Dancing with Myself: Candy Fits

The protagonist of Dancing with Myself has a problem common to would-be or soon-to-be lovers: stomach cramps, “butterflies.” Why this may seem interesting is that, in the context of the sonnet sequence, the protagonist’s butterflies confirm that he is not as old, weathered, and eternally resigned as he might appear to himself to be. He is still open to dynamism, change, and outside influences impinging on his consciousness. Keats’ Psyche is simultaneously a woman, a goddess, and an ideal (Beauty); the female Muse for Dancing with Myself is just a woman, who, as down in the dirt and close to the earth as Psyche, is also perverse, a schemer, and an intellectual. She is more sophisticated than Psyche, if also more corrupt. The Dark Lady archetype, at the other end of things, steals from this Muse some of the more germane things the protagonist sees in her— intelligence, refinement, human gravitas, soulfulness. This human gravitas, a profound sense of human foible and frailty, is one reason the protagonist here feels his guts churn— this Muse is a formidable one, not merely light like Psyche, or merely dark like the Dark Lady in Shakespeare. She is a complex personality, forcing complex contexts to manifest around her, also forcing those who deal with her intimately to wrestle with their own complexities. The whole syndrome, laden with a healthy dose of out-and-out lust, spells itself out in “Stomach Flu”:

It’s like, I have a virus
in my guts that forces
me to puke you up every
time I eat anything tasty.
I puke, shaking through.
I know what I need to do—
stop cigarettes & coffee &
booze & toffee & all things
that seem excremental
when lust for life has gone
rusty. Your increased bust
has made me allergic to
cherry flavored colas, syrups,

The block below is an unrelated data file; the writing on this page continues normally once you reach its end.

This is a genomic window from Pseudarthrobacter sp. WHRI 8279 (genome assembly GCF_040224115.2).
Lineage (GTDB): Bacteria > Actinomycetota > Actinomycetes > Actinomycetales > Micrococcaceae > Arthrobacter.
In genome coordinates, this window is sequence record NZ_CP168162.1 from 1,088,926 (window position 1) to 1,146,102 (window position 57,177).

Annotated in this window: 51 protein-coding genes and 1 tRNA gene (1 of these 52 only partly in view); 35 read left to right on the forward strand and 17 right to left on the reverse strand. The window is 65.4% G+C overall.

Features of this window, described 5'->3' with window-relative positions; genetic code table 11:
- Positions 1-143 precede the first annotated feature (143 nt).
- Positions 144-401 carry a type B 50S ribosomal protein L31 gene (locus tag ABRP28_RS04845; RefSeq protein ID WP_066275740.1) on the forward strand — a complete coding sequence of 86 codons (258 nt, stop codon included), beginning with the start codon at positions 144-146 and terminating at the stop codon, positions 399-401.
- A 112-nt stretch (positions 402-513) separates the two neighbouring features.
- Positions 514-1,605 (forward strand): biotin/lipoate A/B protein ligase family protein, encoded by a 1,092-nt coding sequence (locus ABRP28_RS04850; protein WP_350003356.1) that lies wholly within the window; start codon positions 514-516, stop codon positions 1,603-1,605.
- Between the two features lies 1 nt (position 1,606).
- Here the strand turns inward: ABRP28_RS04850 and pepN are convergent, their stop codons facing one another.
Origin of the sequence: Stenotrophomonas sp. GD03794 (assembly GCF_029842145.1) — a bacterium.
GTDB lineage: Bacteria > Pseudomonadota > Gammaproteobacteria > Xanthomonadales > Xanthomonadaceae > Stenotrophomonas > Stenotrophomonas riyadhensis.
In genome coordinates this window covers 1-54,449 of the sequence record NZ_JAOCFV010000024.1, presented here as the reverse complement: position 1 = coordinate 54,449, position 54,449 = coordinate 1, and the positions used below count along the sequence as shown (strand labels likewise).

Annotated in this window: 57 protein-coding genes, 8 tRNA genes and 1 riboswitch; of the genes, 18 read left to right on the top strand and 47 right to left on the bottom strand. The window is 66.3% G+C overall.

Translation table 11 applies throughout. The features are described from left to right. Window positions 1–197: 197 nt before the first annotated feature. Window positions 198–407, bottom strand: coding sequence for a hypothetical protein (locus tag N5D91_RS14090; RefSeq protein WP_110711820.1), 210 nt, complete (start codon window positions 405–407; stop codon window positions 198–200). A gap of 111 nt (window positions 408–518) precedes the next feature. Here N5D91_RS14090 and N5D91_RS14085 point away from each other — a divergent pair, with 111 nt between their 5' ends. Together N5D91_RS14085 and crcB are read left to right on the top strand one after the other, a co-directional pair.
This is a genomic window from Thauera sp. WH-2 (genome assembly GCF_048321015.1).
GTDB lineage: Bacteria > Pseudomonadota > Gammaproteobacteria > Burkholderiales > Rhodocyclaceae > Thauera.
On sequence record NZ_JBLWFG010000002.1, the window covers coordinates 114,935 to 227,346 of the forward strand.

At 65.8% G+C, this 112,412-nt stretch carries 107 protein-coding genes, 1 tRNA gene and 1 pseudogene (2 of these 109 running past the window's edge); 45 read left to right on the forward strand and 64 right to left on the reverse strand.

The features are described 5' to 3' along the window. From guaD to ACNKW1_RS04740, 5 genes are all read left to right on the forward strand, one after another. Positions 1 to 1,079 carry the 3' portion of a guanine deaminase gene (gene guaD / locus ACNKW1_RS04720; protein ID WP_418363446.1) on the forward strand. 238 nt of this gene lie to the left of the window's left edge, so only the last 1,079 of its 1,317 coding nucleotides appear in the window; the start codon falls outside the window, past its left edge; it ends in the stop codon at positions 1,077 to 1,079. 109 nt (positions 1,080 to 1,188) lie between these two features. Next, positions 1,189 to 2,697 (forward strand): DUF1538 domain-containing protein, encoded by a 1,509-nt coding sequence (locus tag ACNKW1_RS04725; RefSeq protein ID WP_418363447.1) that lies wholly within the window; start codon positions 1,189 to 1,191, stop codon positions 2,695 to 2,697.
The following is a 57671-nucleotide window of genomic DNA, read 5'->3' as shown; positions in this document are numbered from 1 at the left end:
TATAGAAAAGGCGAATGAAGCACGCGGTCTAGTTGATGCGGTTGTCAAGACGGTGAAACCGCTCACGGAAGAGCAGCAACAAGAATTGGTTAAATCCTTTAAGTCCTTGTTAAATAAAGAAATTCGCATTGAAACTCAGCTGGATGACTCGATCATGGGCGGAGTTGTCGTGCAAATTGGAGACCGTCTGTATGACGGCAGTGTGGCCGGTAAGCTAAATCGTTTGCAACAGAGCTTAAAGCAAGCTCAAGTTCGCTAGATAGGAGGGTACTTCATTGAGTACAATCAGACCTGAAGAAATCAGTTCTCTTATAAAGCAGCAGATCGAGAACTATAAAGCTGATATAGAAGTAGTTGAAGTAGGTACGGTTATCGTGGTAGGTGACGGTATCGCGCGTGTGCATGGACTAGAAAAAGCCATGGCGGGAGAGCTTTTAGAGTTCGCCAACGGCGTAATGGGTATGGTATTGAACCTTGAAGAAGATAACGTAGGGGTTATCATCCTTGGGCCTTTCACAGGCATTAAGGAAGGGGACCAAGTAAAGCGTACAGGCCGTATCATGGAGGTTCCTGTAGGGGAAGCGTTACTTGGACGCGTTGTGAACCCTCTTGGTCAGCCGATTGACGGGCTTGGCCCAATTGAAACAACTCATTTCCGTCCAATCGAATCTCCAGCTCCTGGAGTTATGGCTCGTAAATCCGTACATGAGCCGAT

brandy, candy fits, & shit.

Part of the quandary would seem to be that this protagonist has a difficult time dealing with the extreme approach to physicality of his Muse. We have already spelled out what the subtext seems to be (and why this poem might end with “shit”), but the deeper ramification of the subtext for the protagonist would manifest here as his queasy sense of attraction/repulsion to her. He is, thus, confused by the acute emotions evoked by an insatiable mistress he only half understands. The association of love and sickness is conventional, as are the end-rhymes employed here, which make this one of the most musically striking sonnets in the bunch. The two mini-catalogues, of different sensual enjoyments, heighten the sense that what the Muse here represents to the protagonist is severe, ecstatic enjoyment in dichotomous relation to equally severe, ecstatic (as in, jumping out of one’s skin) discomfort— all the result of sexual transgression, of boundaries being crossed. The torque on Shakespeare is that, rather than tormenting the protagonist with another man, this Dark Lady torments the protagonist with what she is willing to do with her own body, and her unique relationship to physicality, and to intercourse. Perhaps the protagonist has the guts to go through things with her and do as she asks, perhaps he does not— it is obvious that he wants to, but equally obvious that he holds up the proverbial cross to her vulpine energies, and the sense that she sucks the life out of him with her brazen, experienced demands, which make him feel like a naïf.